Cologne Cathedral, Germany

Cologne Cathedral is a structure of superlatives - it is by far Germany's largest church, the largest Gothic church in Northern Europe (you need to go as far south as Milan to find the next largest), it was the tallest building in the world for four years (1880-1884) until Ulm Münster topped it, it has the largest Gothic frontage of any Cathedral and is visited by an estimated 20,000 people every day!

The Kölner Dom (or to be fully accurate Hohe Domkirche St. Peter und Maria) took an exceptional 632 years to complete. Work began in 1248, initially as a structure to hold the reliquary of the Three Kings (which is still here) and also as the place of worship for the Holy Roman Emperor.

Before the work began there was a Roman Temple, then a 4th Century Church which became a Cathedral by the 6th Century. A rebuild was completed in 818 (the "Old Cathedral") which burnt to the ground on April 30, 1248. Fortunately this fire did not destroy the relics of the Three Kings which had arrived in Cologne in 1164.

On August 15, 1248 the foundation stone of the new Cathedral was laid. In 1322 the eastern end of the Cathedral was completed and consecrated and a "temporary" wall was put in place to allow worship and construction to co-exist. The magnificent west front was begun around this period.

All work ceased in 1473 leaving the south tower half completed and the "temporary" wall still in use. The south tower was left crowned with a massive crane that would stay in place for 400 years.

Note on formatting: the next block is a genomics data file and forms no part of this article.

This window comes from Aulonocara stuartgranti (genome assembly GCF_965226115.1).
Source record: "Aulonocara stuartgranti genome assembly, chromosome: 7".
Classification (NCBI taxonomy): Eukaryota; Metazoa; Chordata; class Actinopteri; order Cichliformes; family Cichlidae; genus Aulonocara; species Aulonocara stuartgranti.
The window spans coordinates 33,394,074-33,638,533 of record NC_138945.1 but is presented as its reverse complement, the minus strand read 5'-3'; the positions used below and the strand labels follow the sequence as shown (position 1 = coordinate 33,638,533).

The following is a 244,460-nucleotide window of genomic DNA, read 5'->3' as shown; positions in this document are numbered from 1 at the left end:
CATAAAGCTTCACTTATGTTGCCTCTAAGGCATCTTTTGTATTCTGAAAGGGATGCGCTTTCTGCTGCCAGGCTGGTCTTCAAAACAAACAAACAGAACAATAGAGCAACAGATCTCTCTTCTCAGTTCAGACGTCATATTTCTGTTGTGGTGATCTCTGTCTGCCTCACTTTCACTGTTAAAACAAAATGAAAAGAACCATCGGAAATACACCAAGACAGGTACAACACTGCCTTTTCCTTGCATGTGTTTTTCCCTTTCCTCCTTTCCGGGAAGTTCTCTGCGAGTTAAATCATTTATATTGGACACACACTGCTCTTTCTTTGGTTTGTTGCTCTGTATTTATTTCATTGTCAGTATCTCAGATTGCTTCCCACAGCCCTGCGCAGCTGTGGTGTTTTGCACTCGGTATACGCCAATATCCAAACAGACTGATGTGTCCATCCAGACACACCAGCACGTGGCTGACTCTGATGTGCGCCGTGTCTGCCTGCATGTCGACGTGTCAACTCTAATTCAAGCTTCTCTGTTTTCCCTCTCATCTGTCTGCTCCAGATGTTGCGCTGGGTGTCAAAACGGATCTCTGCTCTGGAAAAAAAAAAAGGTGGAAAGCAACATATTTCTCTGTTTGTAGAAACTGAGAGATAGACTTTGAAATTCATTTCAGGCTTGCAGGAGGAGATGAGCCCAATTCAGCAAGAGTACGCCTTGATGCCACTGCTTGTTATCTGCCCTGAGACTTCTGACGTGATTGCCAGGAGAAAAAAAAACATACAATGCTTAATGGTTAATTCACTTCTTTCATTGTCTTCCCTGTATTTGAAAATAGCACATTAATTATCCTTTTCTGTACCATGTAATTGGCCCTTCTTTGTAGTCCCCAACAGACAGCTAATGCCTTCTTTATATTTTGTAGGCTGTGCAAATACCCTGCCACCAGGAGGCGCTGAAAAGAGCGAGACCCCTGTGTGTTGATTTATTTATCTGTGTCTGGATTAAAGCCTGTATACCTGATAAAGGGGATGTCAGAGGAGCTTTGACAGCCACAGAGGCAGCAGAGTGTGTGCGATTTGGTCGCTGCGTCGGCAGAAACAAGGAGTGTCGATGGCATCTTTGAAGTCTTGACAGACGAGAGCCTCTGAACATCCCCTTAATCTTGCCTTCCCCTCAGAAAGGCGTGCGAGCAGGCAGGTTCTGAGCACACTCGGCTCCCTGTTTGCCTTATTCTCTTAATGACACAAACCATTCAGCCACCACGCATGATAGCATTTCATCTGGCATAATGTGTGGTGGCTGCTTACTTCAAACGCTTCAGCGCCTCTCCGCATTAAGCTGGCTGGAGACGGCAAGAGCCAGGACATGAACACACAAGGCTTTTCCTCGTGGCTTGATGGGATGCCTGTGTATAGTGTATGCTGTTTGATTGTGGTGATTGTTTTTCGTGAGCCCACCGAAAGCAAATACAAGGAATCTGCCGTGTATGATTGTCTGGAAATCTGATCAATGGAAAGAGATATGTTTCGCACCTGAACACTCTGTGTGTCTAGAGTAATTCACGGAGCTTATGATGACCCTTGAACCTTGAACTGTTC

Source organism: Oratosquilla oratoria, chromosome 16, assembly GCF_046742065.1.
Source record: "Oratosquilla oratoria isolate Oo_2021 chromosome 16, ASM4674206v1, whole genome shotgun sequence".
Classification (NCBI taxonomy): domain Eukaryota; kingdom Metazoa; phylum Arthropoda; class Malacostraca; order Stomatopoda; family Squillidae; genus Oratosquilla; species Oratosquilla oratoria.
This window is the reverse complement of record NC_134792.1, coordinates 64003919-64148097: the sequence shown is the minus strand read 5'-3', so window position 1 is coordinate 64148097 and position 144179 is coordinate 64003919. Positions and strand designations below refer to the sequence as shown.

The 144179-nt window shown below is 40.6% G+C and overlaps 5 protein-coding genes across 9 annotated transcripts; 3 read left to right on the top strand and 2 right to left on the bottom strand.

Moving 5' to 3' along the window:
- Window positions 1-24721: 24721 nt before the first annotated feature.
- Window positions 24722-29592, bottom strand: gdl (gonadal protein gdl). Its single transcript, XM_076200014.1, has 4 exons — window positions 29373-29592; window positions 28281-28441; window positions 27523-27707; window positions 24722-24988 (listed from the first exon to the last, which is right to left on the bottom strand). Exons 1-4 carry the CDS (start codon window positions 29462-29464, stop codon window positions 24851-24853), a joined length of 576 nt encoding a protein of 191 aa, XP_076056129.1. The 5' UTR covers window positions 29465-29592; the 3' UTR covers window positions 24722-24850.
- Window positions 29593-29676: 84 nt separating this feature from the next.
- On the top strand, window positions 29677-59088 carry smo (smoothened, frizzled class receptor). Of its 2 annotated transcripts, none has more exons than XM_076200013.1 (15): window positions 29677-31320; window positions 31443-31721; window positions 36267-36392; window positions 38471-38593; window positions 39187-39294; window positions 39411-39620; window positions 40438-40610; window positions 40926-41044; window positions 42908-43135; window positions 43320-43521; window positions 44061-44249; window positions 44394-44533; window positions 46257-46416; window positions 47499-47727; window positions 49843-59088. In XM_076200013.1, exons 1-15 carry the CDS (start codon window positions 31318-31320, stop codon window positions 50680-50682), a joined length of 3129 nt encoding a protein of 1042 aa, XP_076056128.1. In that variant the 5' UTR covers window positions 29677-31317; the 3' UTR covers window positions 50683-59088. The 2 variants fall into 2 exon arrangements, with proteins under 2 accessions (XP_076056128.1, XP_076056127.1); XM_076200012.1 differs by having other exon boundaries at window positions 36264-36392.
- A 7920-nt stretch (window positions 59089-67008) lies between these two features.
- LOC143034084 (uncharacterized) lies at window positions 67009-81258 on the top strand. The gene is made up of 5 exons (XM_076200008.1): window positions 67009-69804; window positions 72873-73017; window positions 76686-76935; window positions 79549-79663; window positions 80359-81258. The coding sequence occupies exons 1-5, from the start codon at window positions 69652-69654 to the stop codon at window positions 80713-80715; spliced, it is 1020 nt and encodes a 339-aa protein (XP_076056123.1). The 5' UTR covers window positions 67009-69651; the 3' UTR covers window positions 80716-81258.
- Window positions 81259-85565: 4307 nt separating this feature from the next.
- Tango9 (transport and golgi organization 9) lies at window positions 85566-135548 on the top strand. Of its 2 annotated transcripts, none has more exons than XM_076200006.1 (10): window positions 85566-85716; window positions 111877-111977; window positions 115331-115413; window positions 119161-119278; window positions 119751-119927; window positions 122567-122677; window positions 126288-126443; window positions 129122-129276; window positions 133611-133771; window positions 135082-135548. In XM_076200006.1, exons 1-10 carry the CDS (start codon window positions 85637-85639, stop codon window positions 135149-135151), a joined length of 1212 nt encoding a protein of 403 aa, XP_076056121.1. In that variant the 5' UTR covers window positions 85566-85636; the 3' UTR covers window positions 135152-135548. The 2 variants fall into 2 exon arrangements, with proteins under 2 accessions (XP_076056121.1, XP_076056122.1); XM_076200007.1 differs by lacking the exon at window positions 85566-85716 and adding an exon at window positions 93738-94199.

Cologne Cathedral at night, Germany

In the 19th Century, with Germany in the ascendant and approaching the creation of a unified country, it was decided to begin working on the Cathedral once more. A lucky discovery of the original plans allowed work to continue in a style matching the already ancient work and by 1842 enough money had been raised to start work in earnest. The towers were complete by the 1870s when the bells were installed.

Cologne Cathedral was finally completed in 1880, a mere 632 years after the foundation stone had been laid. In attendance was Kaiser Wilhelm I.

World War II was not kind to the City of Cologne which was thoroughly and frequently bombed. It is said the Cathedral towers were not targeted as they were a good navigation aid for Allied Aircraft. The Cathedral did suffer 70 direct hits but it did not fall. A great deal of the south side of the Cathedral was damaged and repair work continued until 1956, although the striking modern stained glass windows were only installed in 2007 - the work of Gerhard Richter.

Today the Cathedral appears to be in a continuous state of repair, there is always scaffolding somewhere on the Cathedral!

In 1996 the Cathedral found its way onto the UNESCO World Heritage List. There is a viewing platform in one of the towers, however, as you cannot see the Cathedral from here, the view is one of the least exciting in Cologne. In 2005 Pope Benedict XVI visited the Cathedral.

Standing quite literally outside Cologne's main train station the Cathedral is perfect for people to visit if they are changing trains and have only a short time to spare.

Photo - Andrew J. Müller

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